Image: Col. Ambrose Everett Burnside, 1st Rhode Island Infantry

31 08 2022
Ninth-plate ambrotype by Manchester & Brother of Providence, R.I. (Courtesy Military Images Magazine, National Portrait Gallery, Smithsonian Institution)

Ambrose Everett Burnside at Ancestry

Ambrose Everett Burnside at Fold3

Ambrose Everett Burnside at FindAGrave

Ambrose Everett Burnside at Wikipedia





Image: 1st Rhode Island Infantry Staff

27 08 2022
Col. Ambrose E. Burnside sits with arms folded in the center of officers and non-commissioned officers. He is flanked on the left by his gauntleted major, Joseph P. Balch, and on the right by cap holding Augustus Woodbury, the chaplain of the regiment. In 1862, Woodbury’s A Narrative of the Campaign of the First Rhode Island Regiment was published in Providence. Standing on the far right with cap in hand is Capt. William L. Bowers, the commissary officer. (Courtesy of Military Images Magazine)




Who Knew Revisionist History Was So Easy?

29 06 2022

This past weekend I gave a “shakedown” tour of First Bull Run on the blazing hot Plains of Manassas to two very good friends, Licensed Gettysburg Battlefield Guide Chris Army and battlefield tourist extraordinaire Mike Pellegrini. On Matthews Hill, Chris asked how many men were in Union Colonel David Hunter’s division, consisting of the brigades of Colonel’s Andrew Porter and Ambrose Burnside. I consulted my notes which include the table from The War of the Rebellion: Official Records of the Union and Confederate Armies, Series I, Volume 2, page 309, Abstract of the returns of the Department of Northeastern Virginia Commanded by Brigadier-General McDowell, U. S. A., for July 16 and 17, 1861. (View it here.) There it was, in black and white:

Aggregate present for duty for Hunter’s division = 2,648.

Easy peasy, lemon squeezy.

But wait. That number made no sense to me. Hunter’s division consisted of seven volunteer regiments, one battalion each of regular infantry, cavalry, and marines, and two batteries of artillery. And this was the very beginning of the war. If we conservatively allow for the battalions and batteries to equate to just one regiment, that’s 8 regiments. Per regiment, just 331 men. Looking at casualties for the division, also from the ORs, of 829, that’s a pretty massive casualty rate of 31%.

And not only that, 2,648 flies in the face of the traditional narrative that the Confederates faced an overwhelming force on Matthews Hill.

I couldn’t figure it out, so I did what I often do – I asked a long-time Friend of Bull Runnings (FOBR), former NPS historian John Hennessy, about it, laying out the question much as I presented it above.

John took a deeper dive, and what follows are the fruits of his labor, not mine. All I did was ask a question.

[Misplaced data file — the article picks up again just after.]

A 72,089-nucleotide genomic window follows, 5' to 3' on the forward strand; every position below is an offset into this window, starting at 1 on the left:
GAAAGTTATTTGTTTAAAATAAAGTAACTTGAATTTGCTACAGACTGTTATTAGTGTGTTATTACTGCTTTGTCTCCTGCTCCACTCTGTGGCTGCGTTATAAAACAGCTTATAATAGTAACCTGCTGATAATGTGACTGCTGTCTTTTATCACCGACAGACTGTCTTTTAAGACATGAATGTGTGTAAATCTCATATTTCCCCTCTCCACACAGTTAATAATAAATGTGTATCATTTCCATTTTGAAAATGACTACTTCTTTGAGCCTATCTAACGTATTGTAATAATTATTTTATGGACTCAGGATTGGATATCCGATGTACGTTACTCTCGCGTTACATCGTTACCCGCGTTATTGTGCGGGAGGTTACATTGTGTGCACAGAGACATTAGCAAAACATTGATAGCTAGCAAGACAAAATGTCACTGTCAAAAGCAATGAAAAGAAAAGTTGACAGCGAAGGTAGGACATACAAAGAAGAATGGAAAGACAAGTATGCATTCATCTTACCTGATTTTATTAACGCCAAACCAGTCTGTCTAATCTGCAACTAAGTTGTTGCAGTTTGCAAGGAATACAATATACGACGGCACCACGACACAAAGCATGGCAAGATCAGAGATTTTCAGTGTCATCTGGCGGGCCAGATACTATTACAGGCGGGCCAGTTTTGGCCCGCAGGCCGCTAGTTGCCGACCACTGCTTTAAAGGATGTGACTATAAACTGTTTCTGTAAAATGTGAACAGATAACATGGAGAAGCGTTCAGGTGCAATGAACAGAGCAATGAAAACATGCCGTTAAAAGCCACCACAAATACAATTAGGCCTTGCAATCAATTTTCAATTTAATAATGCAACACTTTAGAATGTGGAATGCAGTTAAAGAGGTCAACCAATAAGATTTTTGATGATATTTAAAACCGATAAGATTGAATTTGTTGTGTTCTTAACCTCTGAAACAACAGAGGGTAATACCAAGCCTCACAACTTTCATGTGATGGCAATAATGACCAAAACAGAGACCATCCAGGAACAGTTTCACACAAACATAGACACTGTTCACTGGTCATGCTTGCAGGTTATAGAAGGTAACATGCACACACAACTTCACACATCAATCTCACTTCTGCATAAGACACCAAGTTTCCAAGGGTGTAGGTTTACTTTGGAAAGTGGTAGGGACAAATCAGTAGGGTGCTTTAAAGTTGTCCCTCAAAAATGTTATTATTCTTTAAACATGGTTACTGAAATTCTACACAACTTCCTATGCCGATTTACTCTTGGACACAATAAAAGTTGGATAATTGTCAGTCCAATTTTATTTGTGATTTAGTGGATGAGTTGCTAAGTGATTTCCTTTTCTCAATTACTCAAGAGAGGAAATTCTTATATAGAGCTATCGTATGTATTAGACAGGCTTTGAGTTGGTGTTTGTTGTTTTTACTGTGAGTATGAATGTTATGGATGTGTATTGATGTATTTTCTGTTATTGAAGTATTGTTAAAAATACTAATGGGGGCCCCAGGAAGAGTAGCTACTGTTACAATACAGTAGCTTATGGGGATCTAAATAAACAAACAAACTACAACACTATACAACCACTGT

Here’s what he came up with* (he also unknowingly contributed the title of this post): there is more in the ORs than meets – or has met, for the past 130 years – the eyes. Two revisions need to be made to McDowell’s estimate of 2,648 men for Hunter’s division, and by extension, to McDowell’s estimate of the strength of his army, 35,732 aggregate present for duty including Runyon’s reserve (from that same table on page 309).

The first adjustment comes from Porter’s report (see here) in Series I, Vol. 2, pp. 383-387, in which he states:

“I have the honor to submit the following account of the operations of the First Brigade, Second Division, of the Army, in the battle before Manassas, on the 21st instant.(*) The brigade was silently paraded in light marching order at 2 o’clock in the morning of that day, composed as follows, viz: Griffin’s battery; marines, Major Reynolds; Twenty-seventh New York Volunteers, Colonel Slocum; Fourteenth New York State Militia, Colonel Wood; Eighth New York State Militia, Colonel Lyons; battalion regulars, Major Sykes; one company Second Dragoons, two companies First Cavalry, four companies Second Cavalry, Major Palmer. Total strength, 3,700.”

I know, right? Porter says his brigade alone exceeded McDowell’s estimate of the strength of Hunter’s whole division.

But that’s not all.

There is a volume of the Official Records that’s pretty important, but often gets overlooked. It’s called the General Index and Additions and Corrections. On page 1,096 of that tome, we find this:

Page 309. Add foot-note to abstract from returns, etc., Burnside’s brigade, Hunter’s division, not accounted for. On July 12 it had present for duty 151 officers and 3,483 men. Total present, 3,692. Aggregate present 3,851.